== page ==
I. When premises are leased for a public use the owner is charged with liability if a member of the public, rightfully on the premises, is injured because of a defective or dangerous condition that was known to the lessor or by reasonable inspection might have been known at the time of leasing. Restatement Torts, sec. 359; Larson v. Calder's Park Co., 54 Utah 325, 180 P. 599, 4 A.L.R. 731; Arnold v. State, 163 App.Div. 253, 148 N.Y.S. 479; Barrett v. Lake Ontario Beach Imp. Co., 174 N.Y. 310, 66 N.E. 968, 61 L.R.A. 829; Oxford v. Leathe, 165 Mass. 254, 43 N.E. 92; Junkerman v. Tilyou Realty Co., 213 N.Y. 404, 108 N.E. 190, L.R.A. 1915 F. 700; Sulhoff v. Everett, 235 Iowa 396, 16 N.W.2d 737.

In Junkermann v. Tilyou Realty Co., supra [213 N.Y. 404, 108 N.E. 191], Justice Cardozo, speaking for the New York Court of Appeals stated:

"We may say that those who enter a structure designed for public amusement are there at the invitation, not only of the lessee who maintains it, but also of the lessor who has leased it for that purpose, and that the latter's liability is merely an instance of the general rule which charges an owner of property with a duty toward those whom he invites upon it. (Citing cases.) We may say more simply, and perhaps more wisely, rejecting the fiction of invitation, that the nature of the use itself creates the duty, * * *. Whatever the underlying principle that explains the rule, the rule itself is settled."

In Barrett v. Lake Ontario Beach Imp. Co., supra [174 N.Y. 310, 66 N.E. 969], the court stated the rule as follows:

"If the premises are rented for a public use for which he (the lessor) knows that they are unfit and dangerous, he is guilty of negligence, and may become responsible to persons suffering injury while rightfully using them."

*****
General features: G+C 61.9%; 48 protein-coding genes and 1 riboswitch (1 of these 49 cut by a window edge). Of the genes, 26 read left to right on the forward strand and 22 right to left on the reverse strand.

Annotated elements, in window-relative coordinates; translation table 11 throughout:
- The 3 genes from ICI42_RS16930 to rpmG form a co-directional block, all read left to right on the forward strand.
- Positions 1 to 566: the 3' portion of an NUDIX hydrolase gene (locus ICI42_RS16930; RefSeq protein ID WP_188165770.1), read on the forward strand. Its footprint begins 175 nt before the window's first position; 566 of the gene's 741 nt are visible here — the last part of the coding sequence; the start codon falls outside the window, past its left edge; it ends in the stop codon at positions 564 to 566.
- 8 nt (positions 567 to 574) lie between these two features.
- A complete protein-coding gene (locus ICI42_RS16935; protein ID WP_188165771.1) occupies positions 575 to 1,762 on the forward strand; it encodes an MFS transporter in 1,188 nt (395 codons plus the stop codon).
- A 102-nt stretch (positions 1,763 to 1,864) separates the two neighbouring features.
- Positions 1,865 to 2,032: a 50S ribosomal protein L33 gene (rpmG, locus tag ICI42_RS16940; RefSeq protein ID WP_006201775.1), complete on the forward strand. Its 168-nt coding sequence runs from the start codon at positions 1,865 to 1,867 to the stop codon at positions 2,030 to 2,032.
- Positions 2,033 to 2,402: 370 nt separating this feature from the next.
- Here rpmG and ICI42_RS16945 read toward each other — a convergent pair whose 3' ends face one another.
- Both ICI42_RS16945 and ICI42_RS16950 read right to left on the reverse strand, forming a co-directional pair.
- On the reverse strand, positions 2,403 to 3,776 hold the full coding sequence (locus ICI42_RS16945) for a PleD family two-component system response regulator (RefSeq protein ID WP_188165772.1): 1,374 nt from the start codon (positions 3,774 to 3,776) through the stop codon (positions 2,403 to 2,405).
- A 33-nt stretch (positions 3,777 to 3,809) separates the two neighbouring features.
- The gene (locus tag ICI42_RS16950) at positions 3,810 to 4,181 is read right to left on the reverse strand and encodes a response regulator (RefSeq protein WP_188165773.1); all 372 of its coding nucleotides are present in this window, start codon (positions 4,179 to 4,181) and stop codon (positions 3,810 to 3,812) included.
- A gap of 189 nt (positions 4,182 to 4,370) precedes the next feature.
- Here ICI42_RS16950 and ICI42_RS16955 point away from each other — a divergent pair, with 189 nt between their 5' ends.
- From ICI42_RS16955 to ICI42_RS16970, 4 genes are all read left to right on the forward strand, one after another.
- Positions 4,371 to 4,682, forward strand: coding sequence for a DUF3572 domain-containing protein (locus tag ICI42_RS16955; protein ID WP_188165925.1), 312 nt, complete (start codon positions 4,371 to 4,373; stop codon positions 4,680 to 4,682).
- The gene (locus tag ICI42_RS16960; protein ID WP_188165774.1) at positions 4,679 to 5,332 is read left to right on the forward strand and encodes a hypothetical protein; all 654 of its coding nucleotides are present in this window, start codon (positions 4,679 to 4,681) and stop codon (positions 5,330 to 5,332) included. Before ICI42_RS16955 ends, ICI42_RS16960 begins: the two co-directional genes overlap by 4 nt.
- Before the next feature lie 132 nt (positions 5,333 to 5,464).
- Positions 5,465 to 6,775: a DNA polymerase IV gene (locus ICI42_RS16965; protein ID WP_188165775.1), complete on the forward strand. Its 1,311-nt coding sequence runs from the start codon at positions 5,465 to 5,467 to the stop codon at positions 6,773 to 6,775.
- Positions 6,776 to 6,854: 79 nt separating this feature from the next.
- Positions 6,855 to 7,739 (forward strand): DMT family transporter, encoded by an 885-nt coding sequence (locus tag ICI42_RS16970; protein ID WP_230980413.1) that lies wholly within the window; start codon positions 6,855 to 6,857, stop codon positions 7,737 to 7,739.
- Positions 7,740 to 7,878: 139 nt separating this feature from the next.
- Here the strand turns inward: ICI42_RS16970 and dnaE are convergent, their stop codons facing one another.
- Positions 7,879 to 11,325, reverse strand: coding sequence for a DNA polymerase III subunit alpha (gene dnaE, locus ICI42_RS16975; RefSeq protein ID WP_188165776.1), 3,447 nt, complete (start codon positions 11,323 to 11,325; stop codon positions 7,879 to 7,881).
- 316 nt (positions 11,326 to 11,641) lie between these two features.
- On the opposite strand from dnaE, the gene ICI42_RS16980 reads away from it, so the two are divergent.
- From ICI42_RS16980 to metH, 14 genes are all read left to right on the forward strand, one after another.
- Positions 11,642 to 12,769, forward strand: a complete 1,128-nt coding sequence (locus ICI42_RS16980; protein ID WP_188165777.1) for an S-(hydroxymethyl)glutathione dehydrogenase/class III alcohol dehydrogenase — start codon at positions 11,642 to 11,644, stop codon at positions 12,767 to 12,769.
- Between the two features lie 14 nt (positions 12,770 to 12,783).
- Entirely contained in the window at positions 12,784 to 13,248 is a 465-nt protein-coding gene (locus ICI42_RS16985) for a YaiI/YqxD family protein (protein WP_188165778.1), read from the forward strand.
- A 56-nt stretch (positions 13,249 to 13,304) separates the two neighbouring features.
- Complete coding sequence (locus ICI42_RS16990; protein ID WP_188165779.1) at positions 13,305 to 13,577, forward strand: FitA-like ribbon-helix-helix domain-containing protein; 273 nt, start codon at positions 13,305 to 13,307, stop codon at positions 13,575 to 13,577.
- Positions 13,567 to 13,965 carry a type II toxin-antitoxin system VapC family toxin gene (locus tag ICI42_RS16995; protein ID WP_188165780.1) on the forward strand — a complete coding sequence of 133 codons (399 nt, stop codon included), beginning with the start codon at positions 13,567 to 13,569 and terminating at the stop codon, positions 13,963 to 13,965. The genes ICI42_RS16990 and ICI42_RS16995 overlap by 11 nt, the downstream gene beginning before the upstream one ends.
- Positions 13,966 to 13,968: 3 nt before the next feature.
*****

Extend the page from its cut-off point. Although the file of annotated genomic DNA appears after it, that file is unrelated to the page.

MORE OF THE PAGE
The question here is whether the plaintiff's petition states a cause of action under the above rule. We do not understand that defendants question the above rule for in their brief they state: "In final analysis, the defendants' liability, if any must be predicated on the fact that they participated in the promotion and management of the race or upon their liability as landlord for leasing premises so defective that they could not be safely used for the express purpose of the lease, neither of which allegations are in the petition." It can be admitted there is no allegation in the petition that the defendants "participated in the promotion or management of the race" but it is not so clear that the petition fails to allege that the premises were "so defective that they could not safely be used" for hot rod racing.

Defendants argue that there was no case of defective premises pleaded for a defect in the premises "for which a landlord would be liable is something which can best be described as a trap, snare, pitfall, or hidden danger such as the breaking of steps or seats in the grandstand or bleachers." These are some of the instances where the rule of the landlord's liability has been applied but they are by no means all. The word "defective" in the rule means construction that is unfit for the leased use, as well as a state of disrepair. Barrett v. Lake Ontario Beach Imp. Co., supra.